Obviously when a mask blocks the yuck, spread is massively reduced. In that post, I had written “I’d guess 100 times higher than if that cough had been blocked by a facial covering”). It should be obvious to anyone with a few neurons still firing that blocking a violent spewing of respiratory yuck with any covering is vastly superior to an unrestricted blast. Hence the “cough into your elbow” advice. I can’t see how it takes much mental effort to make the connection between “cough into your elbow” and wearing a facial coverings. The WHO, CDC, Surgeon General are not as abjectly stupid as they appear to be, but something far more diseased.
Would COVID-19 could have been hugely reduced in spread and many lives saved if only the so-called experts in the WHO and CDC had not been so pedantically dogmatic and presumptuous about their knowledge?
* By “airborne transmission” I mean both spread directly through the air as well as the contamination of surfaces (deposition of virions through the air). Though the key tranmission vectors as yet remain unproven, no other explanation makes sense, and 'airborne' dovetails perfectly with the high infection rates seen for passengers isolated on cruise ships yet infected anyway—ventilation system!
SARS-CoV-2 aka COVID-19: Humidity of 40% to 60% May be Ideal to Slow It, Low Humidity Might Enhance its Spread
Thanks to reader Joseph Holmes for passing this along.
Check this out!!! Awesome new data on airborne transmission. Two big things: laser imaging of actual sneezes and conversation sub-micron droplets and major research revelation regarding how relative humidity has a huge impact on how long aerosols stay airborne (30% being ~ 6X more hospital infection of various types than 40 to 60% rH).
Check out this superbly revealing Japanese experiment:
Best airborne transmission research yet! Fantastically revealing of what I had thought we'd never be able to see so clearly. Lasers were key to actually being able to see droplets down to 0.1 microns in diameter, brilliant idea. The virus ranges from 0.06 to 0.14 microns in diameter, if memory serves. Yes, "60 to 140 nm"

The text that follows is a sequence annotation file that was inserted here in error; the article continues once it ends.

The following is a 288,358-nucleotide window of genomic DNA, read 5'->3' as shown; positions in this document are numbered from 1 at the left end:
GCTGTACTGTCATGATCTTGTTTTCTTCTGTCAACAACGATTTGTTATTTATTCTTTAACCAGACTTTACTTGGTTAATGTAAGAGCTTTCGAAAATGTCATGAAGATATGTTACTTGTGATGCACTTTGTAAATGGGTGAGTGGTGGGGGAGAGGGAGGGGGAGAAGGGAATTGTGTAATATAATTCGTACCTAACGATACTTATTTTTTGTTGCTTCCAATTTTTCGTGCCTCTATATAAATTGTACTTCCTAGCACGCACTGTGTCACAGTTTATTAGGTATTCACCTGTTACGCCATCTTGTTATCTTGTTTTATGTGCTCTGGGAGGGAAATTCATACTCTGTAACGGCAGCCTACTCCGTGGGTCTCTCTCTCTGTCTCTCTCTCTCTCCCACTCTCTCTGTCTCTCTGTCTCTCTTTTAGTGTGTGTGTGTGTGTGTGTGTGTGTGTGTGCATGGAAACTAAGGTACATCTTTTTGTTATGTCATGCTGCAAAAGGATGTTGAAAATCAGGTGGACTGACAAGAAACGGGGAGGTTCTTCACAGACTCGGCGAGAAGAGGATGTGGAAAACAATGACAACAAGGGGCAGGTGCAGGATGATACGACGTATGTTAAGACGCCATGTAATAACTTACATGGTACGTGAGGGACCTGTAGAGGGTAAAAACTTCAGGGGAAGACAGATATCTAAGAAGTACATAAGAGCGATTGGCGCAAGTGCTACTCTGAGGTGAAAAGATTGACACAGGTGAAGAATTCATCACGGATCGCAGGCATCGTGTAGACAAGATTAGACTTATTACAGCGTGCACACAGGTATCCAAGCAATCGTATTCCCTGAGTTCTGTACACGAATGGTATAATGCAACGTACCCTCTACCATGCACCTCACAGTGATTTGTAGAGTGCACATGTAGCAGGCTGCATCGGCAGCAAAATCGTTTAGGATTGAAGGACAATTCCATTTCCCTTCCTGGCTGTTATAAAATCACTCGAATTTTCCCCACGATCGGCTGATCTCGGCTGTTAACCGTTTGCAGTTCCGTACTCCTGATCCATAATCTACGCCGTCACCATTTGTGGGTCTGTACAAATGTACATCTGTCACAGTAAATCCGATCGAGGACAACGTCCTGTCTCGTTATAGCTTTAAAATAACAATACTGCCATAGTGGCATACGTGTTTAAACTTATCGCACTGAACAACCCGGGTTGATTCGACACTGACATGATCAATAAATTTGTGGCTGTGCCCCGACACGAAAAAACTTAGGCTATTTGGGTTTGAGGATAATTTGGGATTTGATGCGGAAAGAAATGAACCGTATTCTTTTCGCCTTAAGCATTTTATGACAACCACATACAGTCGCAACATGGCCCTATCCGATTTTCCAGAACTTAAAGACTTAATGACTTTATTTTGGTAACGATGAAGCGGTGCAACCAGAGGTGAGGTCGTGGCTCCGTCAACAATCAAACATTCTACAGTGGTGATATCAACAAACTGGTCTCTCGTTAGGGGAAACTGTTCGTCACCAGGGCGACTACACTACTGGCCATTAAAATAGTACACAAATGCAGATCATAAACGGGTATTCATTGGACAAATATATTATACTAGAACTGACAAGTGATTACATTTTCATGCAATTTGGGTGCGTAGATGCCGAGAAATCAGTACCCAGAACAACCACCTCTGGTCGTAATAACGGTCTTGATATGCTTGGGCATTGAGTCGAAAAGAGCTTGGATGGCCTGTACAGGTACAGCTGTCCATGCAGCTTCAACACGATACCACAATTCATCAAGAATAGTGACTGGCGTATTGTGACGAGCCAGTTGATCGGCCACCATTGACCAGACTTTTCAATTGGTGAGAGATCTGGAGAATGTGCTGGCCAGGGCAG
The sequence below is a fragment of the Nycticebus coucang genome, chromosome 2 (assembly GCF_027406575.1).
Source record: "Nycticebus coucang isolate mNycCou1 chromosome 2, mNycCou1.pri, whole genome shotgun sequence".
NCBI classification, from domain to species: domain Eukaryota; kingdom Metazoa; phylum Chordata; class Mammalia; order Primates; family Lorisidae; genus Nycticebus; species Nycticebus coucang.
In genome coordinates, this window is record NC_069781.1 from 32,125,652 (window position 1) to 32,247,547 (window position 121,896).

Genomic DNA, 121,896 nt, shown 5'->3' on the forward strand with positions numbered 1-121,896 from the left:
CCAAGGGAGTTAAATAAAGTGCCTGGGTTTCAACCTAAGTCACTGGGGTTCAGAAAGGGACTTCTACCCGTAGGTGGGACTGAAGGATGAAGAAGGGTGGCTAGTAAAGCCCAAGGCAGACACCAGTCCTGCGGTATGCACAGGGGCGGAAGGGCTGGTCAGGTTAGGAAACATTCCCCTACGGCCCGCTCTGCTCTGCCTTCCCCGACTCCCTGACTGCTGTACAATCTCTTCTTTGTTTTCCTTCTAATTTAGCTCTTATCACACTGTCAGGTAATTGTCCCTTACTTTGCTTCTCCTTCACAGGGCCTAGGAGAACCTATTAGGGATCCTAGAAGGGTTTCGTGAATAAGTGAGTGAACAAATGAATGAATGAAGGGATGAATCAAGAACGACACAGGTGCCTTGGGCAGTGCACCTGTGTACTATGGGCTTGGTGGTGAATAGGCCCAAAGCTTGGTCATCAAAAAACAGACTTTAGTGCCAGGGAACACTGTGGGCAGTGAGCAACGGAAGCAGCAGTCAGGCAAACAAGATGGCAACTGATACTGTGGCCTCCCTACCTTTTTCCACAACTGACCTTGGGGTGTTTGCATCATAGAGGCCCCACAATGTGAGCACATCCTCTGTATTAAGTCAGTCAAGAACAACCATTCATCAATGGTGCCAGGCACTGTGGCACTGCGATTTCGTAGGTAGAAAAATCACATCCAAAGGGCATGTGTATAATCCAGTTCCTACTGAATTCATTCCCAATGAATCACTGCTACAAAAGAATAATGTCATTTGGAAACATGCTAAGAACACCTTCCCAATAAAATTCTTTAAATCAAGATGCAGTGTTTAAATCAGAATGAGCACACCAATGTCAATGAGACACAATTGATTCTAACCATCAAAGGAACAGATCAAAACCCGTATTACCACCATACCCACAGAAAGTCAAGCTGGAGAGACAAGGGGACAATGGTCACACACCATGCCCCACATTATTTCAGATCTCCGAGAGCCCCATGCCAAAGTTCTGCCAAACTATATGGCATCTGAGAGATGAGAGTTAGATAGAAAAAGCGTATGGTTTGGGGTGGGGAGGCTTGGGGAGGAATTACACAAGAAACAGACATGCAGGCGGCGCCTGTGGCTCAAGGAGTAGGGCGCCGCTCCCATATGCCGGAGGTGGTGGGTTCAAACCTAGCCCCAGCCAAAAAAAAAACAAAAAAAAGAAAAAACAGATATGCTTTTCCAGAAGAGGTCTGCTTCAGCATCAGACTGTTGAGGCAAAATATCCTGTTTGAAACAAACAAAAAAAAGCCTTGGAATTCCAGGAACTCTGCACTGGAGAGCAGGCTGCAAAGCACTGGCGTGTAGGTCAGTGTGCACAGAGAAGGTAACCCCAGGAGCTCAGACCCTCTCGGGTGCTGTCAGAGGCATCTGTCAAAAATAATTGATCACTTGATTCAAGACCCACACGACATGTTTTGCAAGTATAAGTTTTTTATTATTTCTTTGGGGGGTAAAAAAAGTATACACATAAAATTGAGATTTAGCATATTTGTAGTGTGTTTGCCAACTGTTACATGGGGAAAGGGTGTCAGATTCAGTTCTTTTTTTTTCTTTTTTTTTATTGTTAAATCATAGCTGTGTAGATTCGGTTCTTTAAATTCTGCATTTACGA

So that means that an average COVID virus would actually just barely show up in this ultra-sensitive way of detecting them. I hadn't imagined this would be possible, but it's exactly what's needed to see a literal picture of how such particles move. Fantastic!
Combine this with relative humidity (rH) as a newly-recognized, huge variable (see below), plus ventilation, plus 100 to 1 variation in how many droplets individual people expel when talking or coughing or yelling (I forget which if not all three) and wow, quite a picture is emerging of airborne transmission, the greatest mystery we're facing.
Also there is evidence that greater initial inoculation with the virus results in shorter incubation time and worse infection. And that living in polluted air greatly increases the severity of infection (I saw a figure of 90% worse).
Check out this stunning news about what a huge factor simple relative humidity is! In many climates a simple humidifier can work wonders. Like mid-US and eastern locations in winter and many other places, where strong, corrective humidification is absent. We have a cheap little hygrometer/thermometer battery powered gadget on the dining room table. It's now 61 F and 55% rH in here (it's been raining for hours). I've tested this cheap instrument and found it to be accurate. Much more accurate than the old, brass, dial-type.
There is an active conversation going on right now amongst ASHRAE and SAE interior climate control experts on COVID-19. The emerging recommendation is around the importance of maintaining humidity in the 40-60% range to help respiratory droplets "drop" to the ground vs. dry out and become aerosolized.
DIGLLOYD: it would be wonderful to nail down the humidity question and then figure out how to hit 50% or so humidity in all buildings, if it is indeed a significant influence on transmission.